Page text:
Are "super heroes" and "heroes" really that different from one another?

Aside from the cape, or the tights, masks and emblems, I think they might, just might, be very close relatives. And perhaps children, quite effortlessly, know this.

In my latest picture book Do Super Heroes Have Teddy Bears? (May 2012,) a little boy and his sister don capes to play outdoors in the mud. They save-the-day, escape the perils of a raining afternoon, conquer their vegetables, all the while striking their own unique pose. Yet might these small playful acts of "pretending" to be a super hero, be the precursor for real heroism one day? Perhaps, their makeshift capes allow them to try heroism on, for size. So that one day they might recognize a need when it faces them on the fly.

And so...  the lines between the two, blur.

Tuesday, February 28, 2012

Sunny and mild...

We LaVigna-Coyle girls know our limitations in the weather department. Brrr is a four-letter word in our vocab. (Sometimes even six, seven or eight!) Neither one of us is fond of getting a chill. Simply put, life isn't as much fun when we are cold. Hence, we always carry provisions. And this explains why our luggage is always bulging. Sweaters, scarves, hats, coats WITH hoods, and warm wooly socks. You get the idea. We are wimps.

Do Princesses Surf? (You better believe it! But in a wet suit.)

It might very well be sunny and 65 on the beach in Santa Barbara CA (February 2012.) But that doesn't stop Annie and I from wearing puffy down, putting up the hood, and stuffing our feet into boots. The only real explanation is: humidity. Throw a few extra percents in there, mix it up with a cold sea, and fairly brisk breeze... and you have the ingredients for:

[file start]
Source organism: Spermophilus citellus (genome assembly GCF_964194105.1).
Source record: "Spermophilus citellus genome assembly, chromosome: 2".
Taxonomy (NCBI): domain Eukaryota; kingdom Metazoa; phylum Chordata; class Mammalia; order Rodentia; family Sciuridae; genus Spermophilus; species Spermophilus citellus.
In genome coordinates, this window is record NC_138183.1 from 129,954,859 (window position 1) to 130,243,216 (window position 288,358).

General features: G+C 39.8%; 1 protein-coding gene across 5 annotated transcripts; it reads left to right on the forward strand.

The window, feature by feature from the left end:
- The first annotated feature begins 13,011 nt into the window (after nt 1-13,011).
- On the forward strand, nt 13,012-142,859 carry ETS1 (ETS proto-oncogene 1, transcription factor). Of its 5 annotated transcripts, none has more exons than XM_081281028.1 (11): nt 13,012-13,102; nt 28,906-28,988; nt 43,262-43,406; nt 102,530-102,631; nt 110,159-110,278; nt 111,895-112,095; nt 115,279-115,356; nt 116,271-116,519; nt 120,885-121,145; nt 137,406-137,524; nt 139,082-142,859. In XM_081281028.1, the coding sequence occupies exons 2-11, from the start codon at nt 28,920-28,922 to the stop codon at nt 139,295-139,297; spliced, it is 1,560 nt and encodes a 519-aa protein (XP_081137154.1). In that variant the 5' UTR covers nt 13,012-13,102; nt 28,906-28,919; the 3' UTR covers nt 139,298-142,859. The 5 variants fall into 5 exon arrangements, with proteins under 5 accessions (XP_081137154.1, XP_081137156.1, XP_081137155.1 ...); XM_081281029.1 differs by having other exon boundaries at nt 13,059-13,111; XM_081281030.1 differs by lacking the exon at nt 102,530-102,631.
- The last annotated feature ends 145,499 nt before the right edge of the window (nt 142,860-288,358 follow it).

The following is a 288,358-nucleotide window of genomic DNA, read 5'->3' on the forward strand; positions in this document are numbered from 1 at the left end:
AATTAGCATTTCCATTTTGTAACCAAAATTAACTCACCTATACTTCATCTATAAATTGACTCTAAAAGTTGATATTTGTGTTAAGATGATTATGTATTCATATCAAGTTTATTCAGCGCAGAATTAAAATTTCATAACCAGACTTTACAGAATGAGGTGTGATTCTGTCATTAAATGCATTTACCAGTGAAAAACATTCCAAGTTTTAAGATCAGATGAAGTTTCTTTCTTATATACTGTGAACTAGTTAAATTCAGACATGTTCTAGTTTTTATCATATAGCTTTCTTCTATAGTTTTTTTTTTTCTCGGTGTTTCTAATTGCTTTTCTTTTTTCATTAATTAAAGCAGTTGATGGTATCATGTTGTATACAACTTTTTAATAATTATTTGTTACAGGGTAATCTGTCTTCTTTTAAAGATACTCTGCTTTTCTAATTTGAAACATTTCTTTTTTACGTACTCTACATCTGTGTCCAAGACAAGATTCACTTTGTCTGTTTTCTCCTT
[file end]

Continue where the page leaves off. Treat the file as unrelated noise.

Wednesday, February 22, 2012

The Truth On Snow...

The Truth On Snow...
White.  Bright.  Frozen.  Powdery.  Dry.  Light.  Wet.  Slick.  Heavy.  
Slushy.  Clumpy.  Brazen.  Trudged through.  Played on.  Slid down.
A combination of many.  Macro/micro.  Without borders.  
Without boundaries.  
Is.  Was.  Will be. 

Thus... a little back story.  Some time ago, while on a walk through a nearby wildlife preserve, I saw a stick in the shape of a "T."  I had to circle back for it because at the time, I didn't know I was looking for a stick in the shape of a "T" until I passed it.   Playfully,  I set out to find more sticks shaped in the letters of the word "truth."  But "truth" took a while to find.  The rules: it had to be found on the ground, no breaking or trimming allowed and no constant searching. 
So now starts my little series:  The Truth On...   

Thursday, February 16, 2012

Super sonic traveling author

On March 7, I'll be visiting classrooms in Ontario, Texas, Ohio and Oklahoma!
All in the same morning! You ask, how is that possible? Is she teleporting? Is she space porting? Did she get a new pair of running shoes?
Nope... just Skype and World Read Aloud Day (WRAD) AND a triple espresso. Actually could I make that a 16 ounce drinking chocolate, please? With whip. And chocolate shavings. Who am I kidding. I'll be hyped enough. Make mine a camomile tea.

I'll be comfy in my little studio next to a wall of glass. It's going to be fun! I might even wear slippers. Many nice schools contacted me to participate in this fabulous event made possible by author Kate Messner and Lit World .

It's designed for outreach, hopefully inspiring children all over the world to read. Isn't that cool? I'll read a couple books, maybe even share a few silly true stories. For sure I'll have to show all the kids my dog Lulu.  And my desk and studio... oh gosh, I better clean.